21. ^ Fleming, Mike Jr. (January 28, 2016). "Paramount Acquires The Intervention In $2.5 Million+ WW Rights Deal". Deadline Hollywood. Retrieved January 28, 2016.
  22. ^ Webster, Andy Jr. (August 25, 2016). "Review: In The Intervention, There's a Big Chill in the Air". The New York Times.
  23. ^ "Veep wins best comedy cast at SAG Awards". Entertainment Weekly. January 21, 2018. Retrieved September 19, 2018.
  24. ^ "The Handmaid's Tale Could Be So Much Better. But First It Has to Leave Its Star Behind". Time. June 26, 2019. Retrieved November 24, 2023.
  25. ^ Verhoeven, Beatrice (November 25, 2020). "Happiest Season Director Made LGBT Holiday Rom-Com Because 'I've Never Seen My Experience Represented'". TheWrap. Retrieved February 2, 2022.
  26. ^ "Happiest Season". Rotten Tomatoes. Retrieved November 24, 2023.
  27. ^ France, Lisa Respers (April 9, 2021). "GLAAD Media Awards 2021: The winners list". CNN.
  28. ^ "High School: Season 1". Rotten Tomatoes. Fandango Media. Retrieved November 25, 2023.
  29. ^ Sepinwall, Alan (December 7, 2022). "The 20 Best TV Shows of 2022". Rolling Stone. Retrieved November 25, 2023.
  30. ^ Sepinwall, Alan (October 13, 2022). "High School Tells Tegan and Sara's Coming-of-Age Story Their Way". Rolling Stone. Retrieved November 25, 2023.
  31. ^ Reynolds, Daniel (July 1, 2016). "Clea DuVall Is Finally Playing 'The Gay That I Feel Like I Am'". The Advocate. Retrieved June 30, 2016.
  32. ^ Ferber, Lawrence (August 24, 2016). "Clea DuVall: Out actress turns writer-director with The Intervention". Windy City Times. Retrieved January 27, 2020.
  33. ^ "Clea DuVall on 25 Years in Hollywood: 'I've Learned to Be the Source of My Own Happiness'". People. Retrieved June 15, 2021.
  34. ^ Chichizola, Corey (December 18, 2020). "Happiest Season Director Clea Duvall Talks Her Own LGBTQ Journey And What Made It Into The Kristen Stewart Movie". Cinemablend. Retrieved January 1, 2021.
  35. ^ Caskey, Sara (May 20, 2023). "Melanie Lynskey And Clea DuVall Are Still Best Friends Over 20 Years After But I'm A Cheerleader". The List. Retrieved November 24, 2023.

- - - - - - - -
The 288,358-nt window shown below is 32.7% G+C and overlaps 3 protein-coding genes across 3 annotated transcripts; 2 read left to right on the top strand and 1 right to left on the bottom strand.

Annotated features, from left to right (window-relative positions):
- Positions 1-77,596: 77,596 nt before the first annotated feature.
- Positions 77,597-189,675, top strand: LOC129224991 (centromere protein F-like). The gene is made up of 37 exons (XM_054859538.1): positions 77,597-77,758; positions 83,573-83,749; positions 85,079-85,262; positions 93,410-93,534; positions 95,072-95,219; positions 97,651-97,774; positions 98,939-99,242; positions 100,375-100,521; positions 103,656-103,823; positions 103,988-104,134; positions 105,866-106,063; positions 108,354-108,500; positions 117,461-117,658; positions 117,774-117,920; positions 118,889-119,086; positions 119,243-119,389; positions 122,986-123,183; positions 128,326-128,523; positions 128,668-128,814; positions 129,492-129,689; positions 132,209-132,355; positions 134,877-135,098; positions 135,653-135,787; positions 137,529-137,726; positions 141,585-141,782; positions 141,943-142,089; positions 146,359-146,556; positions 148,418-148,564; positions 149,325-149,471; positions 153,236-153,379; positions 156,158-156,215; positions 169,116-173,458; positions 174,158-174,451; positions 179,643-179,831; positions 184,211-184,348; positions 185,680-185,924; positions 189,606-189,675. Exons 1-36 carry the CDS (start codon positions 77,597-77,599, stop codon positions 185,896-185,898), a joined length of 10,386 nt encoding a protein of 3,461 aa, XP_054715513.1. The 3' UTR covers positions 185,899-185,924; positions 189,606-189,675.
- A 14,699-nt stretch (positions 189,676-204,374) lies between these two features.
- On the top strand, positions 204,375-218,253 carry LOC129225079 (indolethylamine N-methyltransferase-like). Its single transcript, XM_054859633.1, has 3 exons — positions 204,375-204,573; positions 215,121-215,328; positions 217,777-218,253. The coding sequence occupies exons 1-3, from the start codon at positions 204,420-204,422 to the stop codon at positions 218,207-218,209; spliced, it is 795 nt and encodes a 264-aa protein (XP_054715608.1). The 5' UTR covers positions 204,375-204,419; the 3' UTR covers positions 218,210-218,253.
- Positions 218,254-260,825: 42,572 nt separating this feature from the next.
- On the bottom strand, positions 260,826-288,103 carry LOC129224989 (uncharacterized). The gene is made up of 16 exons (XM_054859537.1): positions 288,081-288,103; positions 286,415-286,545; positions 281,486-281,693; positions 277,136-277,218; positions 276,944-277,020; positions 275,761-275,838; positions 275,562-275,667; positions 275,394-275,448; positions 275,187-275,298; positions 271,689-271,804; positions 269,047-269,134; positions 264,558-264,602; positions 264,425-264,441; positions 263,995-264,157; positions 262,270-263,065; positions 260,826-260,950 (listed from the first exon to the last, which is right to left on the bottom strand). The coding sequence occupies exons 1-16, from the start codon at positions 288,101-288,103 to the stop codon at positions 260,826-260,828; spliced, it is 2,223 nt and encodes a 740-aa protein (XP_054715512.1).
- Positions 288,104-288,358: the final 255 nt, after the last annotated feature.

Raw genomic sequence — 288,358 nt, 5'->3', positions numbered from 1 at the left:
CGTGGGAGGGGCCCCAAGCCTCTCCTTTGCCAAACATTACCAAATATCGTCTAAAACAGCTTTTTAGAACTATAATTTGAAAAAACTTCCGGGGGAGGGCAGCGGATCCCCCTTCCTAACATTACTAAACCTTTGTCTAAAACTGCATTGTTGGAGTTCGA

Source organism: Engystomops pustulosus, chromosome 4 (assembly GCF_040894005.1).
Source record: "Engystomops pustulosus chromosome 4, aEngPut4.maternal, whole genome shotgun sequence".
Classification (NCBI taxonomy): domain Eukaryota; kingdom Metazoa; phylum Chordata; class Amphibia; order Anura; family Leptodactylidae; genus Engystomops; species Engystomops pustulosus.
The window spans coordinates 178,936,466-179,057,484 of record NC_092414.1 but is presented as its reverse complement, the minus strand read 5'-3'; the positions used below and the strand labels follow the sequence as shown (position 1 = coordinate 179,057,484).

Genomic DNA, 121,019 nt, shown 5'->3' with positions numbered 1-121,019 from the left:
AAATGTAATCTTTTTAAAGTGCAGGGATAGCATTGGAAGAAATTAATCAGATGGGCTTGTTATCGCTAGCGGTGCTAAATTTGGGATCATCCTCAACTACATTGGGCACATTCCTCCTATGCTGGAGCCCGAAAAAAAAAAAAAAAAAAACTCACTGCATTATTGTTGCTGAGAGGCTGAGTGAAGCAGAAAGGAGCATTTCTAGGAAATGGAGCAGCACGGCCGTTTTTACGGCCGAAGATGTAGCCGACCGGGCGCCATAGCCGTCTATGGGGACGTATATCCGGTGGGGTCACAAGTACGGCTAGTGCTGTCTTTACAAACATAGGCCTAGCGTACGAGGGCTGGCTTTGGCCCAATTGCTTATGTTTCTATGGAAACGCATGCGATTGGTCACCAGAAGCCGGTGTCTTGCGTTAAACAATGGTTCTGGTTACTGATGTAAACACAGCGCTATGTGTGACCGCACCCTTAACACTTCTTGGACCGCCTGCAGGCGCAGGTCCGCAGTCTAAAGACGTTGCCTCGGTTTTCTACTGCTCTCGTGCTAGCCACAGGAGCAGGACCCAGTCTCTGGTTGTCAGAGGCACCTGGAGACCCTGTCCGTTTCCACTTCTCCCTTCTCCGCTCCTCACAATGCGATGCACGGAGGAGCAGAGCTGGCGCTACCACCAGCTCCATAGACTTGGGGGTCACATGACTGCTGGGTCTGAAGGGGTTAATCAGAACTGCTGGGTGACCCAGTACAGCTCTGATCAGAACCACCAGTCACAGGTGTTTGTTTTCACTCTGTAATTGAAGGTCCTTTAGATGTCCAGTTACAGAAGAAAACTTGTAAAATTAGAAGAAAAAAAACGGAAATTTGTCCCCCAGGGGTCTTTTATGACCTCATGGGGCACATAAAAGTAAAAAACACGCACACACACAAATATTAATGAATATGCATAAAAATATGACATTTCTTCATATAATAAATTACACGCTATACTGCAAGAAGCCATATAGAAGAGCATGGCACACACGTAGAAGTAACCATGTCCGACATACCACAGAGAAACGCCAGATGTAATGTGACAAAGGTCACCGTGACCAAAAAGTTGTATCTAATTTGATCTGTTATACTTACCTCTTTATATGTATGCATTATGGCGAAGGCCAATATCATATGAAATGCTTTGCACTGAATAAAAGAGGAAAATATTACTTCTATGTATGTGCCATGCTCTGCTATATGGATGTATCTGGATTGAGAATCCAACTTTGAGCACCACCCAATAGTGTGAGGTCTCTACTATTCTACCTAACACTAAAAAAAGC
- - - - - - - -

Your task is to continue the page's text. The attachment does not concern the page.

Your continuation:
36. ^ Li, Shirley (December 9, 2020). "How a Queer Icon Made the Holiday Film of the Year". The Atlantic. Retrieved June 15, 2021.
  37. ^ Stone, Abigail (June 25, 2022). "How One Designer Created Homes for Three Veep Stars". The Hollywood Reporter. Retrieved November 24, 2023.
  38. ^ a b c d e f g h i "Clea DuVall - Awards". Internet Movie Database. Retrieved November 25, 2023.
  39. ^ "Hollywood Film Awards – Honorees Database". Hollywood Film Awards. Archived from the original on April 7, 2019. Retrieved November 29, 2020.
  40. ^ "SAG-AFTRA Honors Outstanding Film and Television Performances at the 19th Annual SAG Awards". Screen Actors Guild Awards. January 27, 2013. Archived from the original on November 16, 2016. Retrieved November 29, 2020.
  41. ^ "Sundance Film Festival 2016 – Sundance Institute". Archived from the original on January 21, 2016.
  42. ^ "Nominations Announced for the 23rd Annual Screen Actors Guild Awards". Screen Actors Guild. December 14, 2016. Archived from the original on September 15, 2020. Retrieved November 29, 2020.
  43. ^ "SAG Awards Winners: Complete List". Variety. January 21, 2018. Archived from the original on January 24, 2018. Retrieved November 29, 2020.
  44. ^ France, Lisa Respers (April 9, 2021). "GLAAD Media Awards 2021: The winners list". CNN.

External links[edit]